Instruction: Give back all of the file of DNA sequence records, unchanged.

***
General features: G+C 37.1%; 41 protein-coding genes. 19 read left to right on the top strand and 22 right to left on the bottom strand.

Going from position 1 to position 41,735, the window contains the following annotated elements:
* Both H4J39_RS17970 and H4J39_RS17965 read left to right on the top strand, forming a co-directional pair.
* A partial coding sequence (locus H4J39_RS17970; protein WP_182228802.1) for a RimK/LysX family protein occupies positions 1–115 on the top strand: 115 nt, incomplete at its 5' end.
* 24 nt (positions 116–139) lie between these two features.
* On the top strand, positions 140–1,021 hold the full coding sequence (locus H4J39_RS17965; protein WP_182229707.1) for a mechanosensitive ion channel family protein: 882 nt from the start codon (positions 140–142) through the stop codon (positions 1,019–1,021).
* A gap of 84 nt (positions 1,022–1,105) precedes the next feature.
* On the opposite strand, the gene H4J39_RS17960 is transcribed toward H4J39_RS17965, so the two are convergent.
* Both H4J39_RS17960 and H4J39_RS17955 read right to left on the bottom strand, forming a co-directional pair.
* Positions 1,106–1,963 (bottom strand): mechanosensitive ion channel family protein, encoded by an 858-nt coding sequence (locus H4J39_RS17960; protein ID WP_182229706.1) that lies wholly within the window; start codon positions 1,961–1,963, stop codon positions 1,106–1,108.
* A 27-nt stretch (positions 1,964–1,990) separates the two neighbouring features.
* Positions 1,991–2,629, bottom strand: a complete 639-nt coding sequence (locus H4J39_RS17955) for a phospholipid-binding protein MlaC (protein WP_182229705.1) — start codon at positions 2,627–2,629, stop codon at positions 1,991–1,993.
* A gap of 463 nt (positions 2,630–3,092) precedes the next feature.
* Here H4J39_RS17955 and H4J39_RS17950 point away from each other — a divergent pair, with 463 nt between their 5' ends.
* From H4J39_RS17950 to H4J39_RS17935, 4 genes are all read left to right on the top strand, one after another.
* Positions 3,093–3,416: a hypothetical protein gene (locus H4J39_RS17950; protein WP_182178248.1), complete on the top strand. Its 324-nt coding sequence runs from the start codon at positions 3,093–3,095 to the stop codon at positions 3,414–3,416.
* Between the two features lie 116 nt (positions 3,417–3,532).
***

General features: G+C 37.1%; 41 protein-coding genes. 19 read left to right on the top strand and 22 right to left on the bottom strand.

Going from position 1 to position 41,735, the window contains the following annotated elements:
* Both H4J39_RS17970 and H4J39_RS17965 read left to right on the top strand, forming a co-directional pair.
* A partial coding sequence (locus H4J39_RS17970; protein WP_182228802.1) for a RimK/LysX family protein occupies positions 1–115 on the top strand: 115 nt, incomplete at its 5' end.
* 24 nt (positions 116–139) lie between these two features.
* On the top strand, positions 140–1,021 hold the full coding sequence (locus H4J39_RS17965; protein WP_182229707.1) for a mechanosensitive ion channel family protein: 882 nt from the start codon (positions 140–142) through the stop codon (positions 1,019–1,021).
* A gap of 84 nt (positions 1,022–1,105) precedes the next feature.
* On the opposite strand, the gene H4J39_RS17960 is transcribed toward H4J39_RS17965, so the two are convergent.
* Both H4J39_RS17960 and H4J39_RS17955 read right to left on the bottom strand, forming a co-directional pair.
* Positions 1,106–1,963 (bottom strand): mechanosensitive ion channel family protein, encoded by an 858-nt coding sequence (locus H4J39_RS17960; protein ID WP_182229706.1) that lies wholly within the window; start codon positions 1,961–1,963, stop codon positions 1,106–1,108.
* A 27-nt stretch (positions 1,964–1,990) separates the two neighbouring features.
* Positions 1,991–2,629, bottom strand: a complete 639-nt coding sequence (locus H4J39_RS17955) for a phospholipid-binding protein MlaC (protein WP_182229705.1) — start codon at positions 2,627–2,629, stop codon at positions 1,991–1,993.
* A gap of 463 nt (positions 2,630–3,092) precedes the next feature.
* Here H4J39_RS17955 and H4J39_RS17950 point away from each other — a divergent pair, with 463 nt between their 5' ends.
* From H4J39_RS17950 to H4J39_RS17935, 4 genes are all read left to right on the top strand, one after another.
* Positions 3,093–3,416: a hypothetical protein gene (locus H4J39_RS17950; protein WP_182178248.1), complete on the top strand. Its 324-nt coding sequence runs from the start codon at positions 3,093–3,095 to the stop codon at positions 3,414–3,416.
* Between the two features lie 116 nt (positions 3,417–3,532).